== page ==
Antimicrobial Compounds from Plant and Agrowaste

Substantial amount of reusable substances, such as soluble sugars, proteins, phenols, and fibers, are present in the agro-industrial wastes which can be very valuable for the production of value-added antimicrobial products. Normally, one or two parts of plants, vegetables, fruits, cereals, etc., are used for some useful product and the rest of the parts such as peels, pomace, seed, leaves, hull, bark, and root are dumped as waste. A number of research groups are working to explore various possibilities of utilizing the plant and agrowaste as value-added products (Table 14.1). Some of the important works on exploration of these natural wastes for production of antimicrobial compounds are summed up below.

Antimicrobial Compounds from Fruit Waste

Huge quantities of fruits are used worldwide but their peel, seed, and pomace remain mostly unutilized, thus generating huge amount of waste. These wastes, though highly perishable and seasonal, are a serious challenge for the processing industries and pollution monitoring agencies. Suitable methods can be adopted to utilize this waste into value-added products, which can improve the overall economics of processing units and can help to reduce environmental pollution. A lot of developments have taken place in the field of utilizing fruit waste and by-products for extraction of antimicrobial compounds. Some of the important studies on utilization of fruit wastes for production of antimicrobial agents are briefed here.

14.5.1.1 Antimicrobial and Antioxidant Potential of Juice Pressing Waste

Anthocyanins, tannins, starches, saponins, polypeptides, and lectins were found in the water extract, and polyphenols, lactones, flavones, and phenons were additional

Table 14.1 Antimicrobial compounds extracted from plant and agrowaste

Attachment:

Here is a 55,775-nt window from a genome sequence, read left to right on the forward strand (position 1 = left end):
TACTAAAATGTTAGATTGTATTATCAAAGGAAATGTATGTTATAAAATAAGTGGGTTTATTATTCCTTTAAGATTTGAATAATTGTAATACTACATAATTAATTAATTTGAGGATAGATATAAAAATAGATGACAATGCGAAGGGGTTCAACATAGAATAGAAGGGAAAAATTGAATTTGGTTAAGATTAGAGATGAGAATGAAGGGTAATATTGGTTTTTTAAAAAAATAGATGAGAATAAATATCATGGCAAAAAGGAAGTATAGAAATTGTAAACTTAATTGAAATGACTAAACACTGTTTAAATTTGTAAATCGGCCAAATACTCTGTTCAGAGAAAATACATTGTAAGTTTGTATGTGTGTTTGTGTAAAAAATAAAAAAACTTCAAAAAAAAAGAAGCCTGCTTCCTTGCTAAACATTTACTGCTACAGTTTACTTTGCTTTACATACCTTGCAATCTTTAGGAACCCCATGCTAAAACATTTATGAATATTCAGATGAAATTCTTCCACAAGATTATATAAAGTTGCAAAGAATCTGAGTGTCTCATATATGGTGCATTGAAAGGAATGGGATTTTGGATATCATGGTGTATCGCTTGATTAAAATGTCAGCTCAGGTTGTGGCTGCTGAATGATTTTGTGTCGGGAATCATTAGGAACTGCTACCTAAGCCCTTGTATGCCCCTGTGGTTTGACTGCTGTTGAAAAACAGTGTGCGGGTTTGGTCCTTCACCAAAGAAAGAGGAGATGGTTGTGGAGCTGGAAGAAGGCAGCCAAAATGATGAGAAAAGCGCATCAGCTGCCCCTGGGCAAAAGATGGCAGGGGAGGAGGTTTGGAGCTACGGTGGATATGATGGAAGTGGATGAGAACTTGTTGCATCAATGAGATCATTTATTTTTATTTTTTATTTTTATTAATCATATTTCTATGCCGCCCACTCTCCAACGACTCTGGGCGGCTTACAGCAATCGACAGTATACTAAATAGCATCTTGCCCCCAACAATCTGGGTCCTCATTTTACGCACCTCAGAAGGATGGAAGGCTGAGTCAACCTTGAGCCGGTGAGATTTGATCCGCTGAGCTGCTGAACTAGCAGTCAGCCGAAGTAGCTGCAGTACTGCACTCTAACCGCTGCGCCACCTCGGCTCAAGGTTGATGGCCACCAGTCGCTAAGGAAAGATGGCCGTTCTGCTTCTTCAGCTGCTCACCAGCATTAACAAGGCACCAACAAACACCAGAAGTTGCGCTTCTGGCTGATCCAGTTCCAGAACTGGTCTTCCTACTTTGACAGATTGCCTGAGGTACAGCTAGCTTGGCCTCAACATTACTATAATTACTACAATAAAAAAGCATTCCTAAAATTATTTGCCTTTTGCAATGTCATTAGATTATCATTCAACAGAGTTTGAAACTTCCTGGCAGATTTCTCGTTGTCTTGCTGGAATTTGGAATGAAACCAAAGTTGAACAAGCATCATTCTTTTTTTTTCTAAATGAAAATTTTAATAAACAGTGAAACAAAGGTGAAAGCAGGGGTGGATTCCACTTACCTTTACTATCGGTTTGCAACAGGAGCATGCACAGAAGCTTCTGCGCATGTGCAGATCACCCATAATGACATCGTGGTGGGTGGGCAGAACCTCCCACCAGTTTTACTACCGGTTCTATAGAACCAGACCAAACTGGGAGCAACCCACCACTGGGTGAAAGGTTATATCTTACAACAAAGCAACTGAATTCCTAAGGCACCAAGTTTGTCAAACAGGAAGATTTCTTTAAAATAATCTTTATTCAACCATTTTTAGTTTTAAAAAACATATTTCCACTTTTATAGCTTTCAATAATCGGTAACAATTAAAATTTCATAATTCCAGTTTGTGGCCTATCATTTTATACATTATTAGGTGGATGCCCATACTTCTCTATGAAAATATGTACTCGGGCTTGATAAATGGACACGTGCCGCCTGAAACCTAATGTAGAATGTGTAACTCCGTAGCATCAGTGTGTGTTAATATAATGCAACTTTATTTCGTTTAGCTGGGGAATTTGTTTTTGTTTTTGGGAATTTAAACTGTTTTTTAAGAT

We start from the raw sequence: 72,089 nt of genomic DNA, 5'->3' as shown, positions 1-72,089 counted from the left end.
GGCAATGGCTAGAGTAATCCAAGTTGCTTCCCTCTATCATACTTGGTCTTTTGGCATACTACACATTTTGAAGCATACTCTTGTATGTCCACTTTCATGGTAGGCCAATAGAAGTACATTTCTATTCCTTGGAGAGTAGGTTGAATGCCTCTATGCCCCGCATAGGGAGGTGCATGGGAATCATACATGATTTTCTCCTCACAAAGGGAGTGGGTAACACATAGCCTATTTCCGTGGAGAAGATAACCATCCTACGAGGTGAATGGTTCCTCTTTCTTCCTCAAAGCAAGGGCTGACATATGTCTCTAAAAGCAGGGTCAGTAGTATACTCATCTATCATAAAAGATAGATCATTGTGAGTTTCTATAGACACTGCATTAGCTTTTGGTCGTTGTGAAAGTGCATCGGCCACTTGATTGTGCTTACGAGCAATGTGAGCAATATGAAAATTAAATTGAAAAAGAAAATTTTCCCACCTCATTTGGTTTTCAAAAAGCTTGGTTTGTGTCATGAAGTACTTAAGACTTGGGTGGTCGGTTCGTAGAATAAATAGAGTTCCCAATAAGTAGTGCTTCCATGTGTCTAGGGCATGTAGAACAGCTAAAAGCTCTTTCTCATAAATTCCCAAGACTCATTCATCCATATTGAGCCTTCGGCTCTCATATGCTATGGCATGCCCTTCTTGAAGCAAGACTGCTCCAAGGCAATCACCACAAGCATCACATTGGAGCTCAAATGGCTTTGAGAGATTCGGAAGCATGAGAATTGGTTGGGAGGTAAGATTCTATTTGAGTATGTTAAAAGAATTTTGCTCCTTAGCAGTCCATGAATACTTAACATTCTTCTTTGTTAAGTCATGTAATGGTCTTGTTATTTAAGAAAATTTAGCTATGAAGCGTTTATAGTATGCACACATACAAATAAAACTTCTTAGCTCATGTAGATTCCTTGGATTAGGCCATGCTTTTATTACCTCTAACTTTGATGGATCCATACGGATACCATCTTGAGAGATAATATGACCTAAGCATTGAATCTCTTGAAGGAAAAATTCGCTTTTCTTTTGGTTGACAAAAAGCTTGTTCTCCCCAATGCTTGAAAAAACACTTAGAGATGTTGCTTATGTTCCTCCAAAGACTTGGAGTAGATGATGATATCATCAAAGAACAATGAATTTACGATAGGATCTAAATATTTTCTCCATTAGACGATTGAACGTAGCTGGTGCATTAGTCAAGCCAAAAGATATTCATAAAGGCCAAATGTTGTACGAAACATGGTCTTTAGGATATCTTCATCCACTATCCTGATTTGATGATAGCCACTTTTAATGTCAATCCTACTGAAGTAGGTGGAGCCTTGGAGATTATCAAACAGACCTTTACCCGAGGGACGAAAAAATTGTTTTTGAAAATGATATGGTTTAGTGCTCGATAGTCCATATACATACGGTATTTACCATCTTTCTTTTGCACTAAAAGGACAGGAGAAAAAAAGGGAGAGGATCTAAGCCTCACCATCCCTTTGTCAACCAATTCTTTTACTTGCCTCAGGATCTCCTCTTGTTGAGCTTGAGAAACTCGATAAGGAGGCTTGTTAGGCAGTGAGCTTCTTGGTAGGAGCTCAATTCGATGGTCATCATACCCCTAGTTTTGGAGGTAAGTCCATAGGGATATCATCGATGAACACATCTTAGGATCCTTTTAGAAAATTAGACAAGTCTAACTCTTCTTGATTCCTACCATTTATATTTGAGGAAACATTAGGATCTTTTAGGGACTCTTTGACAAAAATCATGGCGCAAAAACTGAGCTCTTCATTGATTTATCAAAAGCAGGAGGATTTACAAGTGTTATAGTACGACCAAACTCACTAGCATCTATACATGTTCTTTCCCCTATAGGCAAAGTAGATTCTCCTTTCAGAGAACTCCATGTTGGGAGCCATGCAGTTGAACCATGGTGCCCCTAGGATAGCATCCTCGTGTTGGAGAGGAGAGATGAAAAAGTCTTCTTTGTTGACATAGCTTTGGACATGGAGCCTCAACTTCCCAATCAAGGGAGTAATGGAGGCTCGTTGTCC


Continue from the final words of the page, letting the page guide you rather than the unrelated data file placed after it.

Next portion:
phytochemicals traced in the extracts of the pomace (peels, seeds, flesh) remaining after pressing the juice of Fragaria ananassa (strawberry), Prunus cerasus (sour cherry), Ribes nigrum (black currant), Ribes rubrum (red currant), Rubus fruticosus (blackberry), and Rubus idaeus (raspberry). Antimicrobial and antioxidant potential of water and methanol extracts was investigated on Bacillus cereus,

B. subtilis, Campylobacter jejuni, E. coli, Salmonella typhimurium and Serratia marcescens, C. albicans, C. krusei, C. glabrata, C. pulcherrima, and C. parapsilosis by broth dilution method (Krisch et al. 2009). Both aqueous and methanol extracts inhibited growth of almost all bacteria. Methanol extracts had stronger inhibitory effect than water extracts.

Pomace of beetroot is also disposed as low-value feed or manure, although it is rich in phenols. During juice pressing, most of the secondary plant metabolites and dietary fiber compounds of beetroot are not transferred into the liquid phase and remain in the pomace (Will et al. 2000). Beetroot (Beta vulgaris L. ssp. vulgaris) has very high total phenolic content, i.e., in the range of 50–60 µmol/g dry weight and very good antioxidant property (Vinson et al. 1998; Kahkonen et al. 1999). Beetroot peels are reported to contain l-tryptophan, p-coumaric, and ferulic acids as well as cyclodopa glucoside derivatives (Kujala et al. 2001).

Phenolic content in beetroot is mainly present in the peel (50 %), crown (37 %), and flesh (13 %) (Canadanovic et al. 2011). Canadanovic et al. (2011) reported phenolic content (376.4 mg/g of dry beetroot pomace extract), flavonoid content (269.70 mg/g), and betalain (41.85 mg/g) in the ethanolic extract of the beetroot. They evaluated antibacterial activity of ethanol extract of beetroot pomace by disk diffusion and microdilution method against Staphylococcus aureus, Bacillus cereus, Escherichia coli, and Pseudomonas aeruginosa. Gram-positive bacteria Staphylococcus aureus and Bacillus cereus demonstrated higher susceptibility than Gram-negative bacteria Escherichia coli and Pseudomonas aeruginosa against beetroot extract.

14.5.1.2 Antimicrobial Activity of Citrus Fruit Peels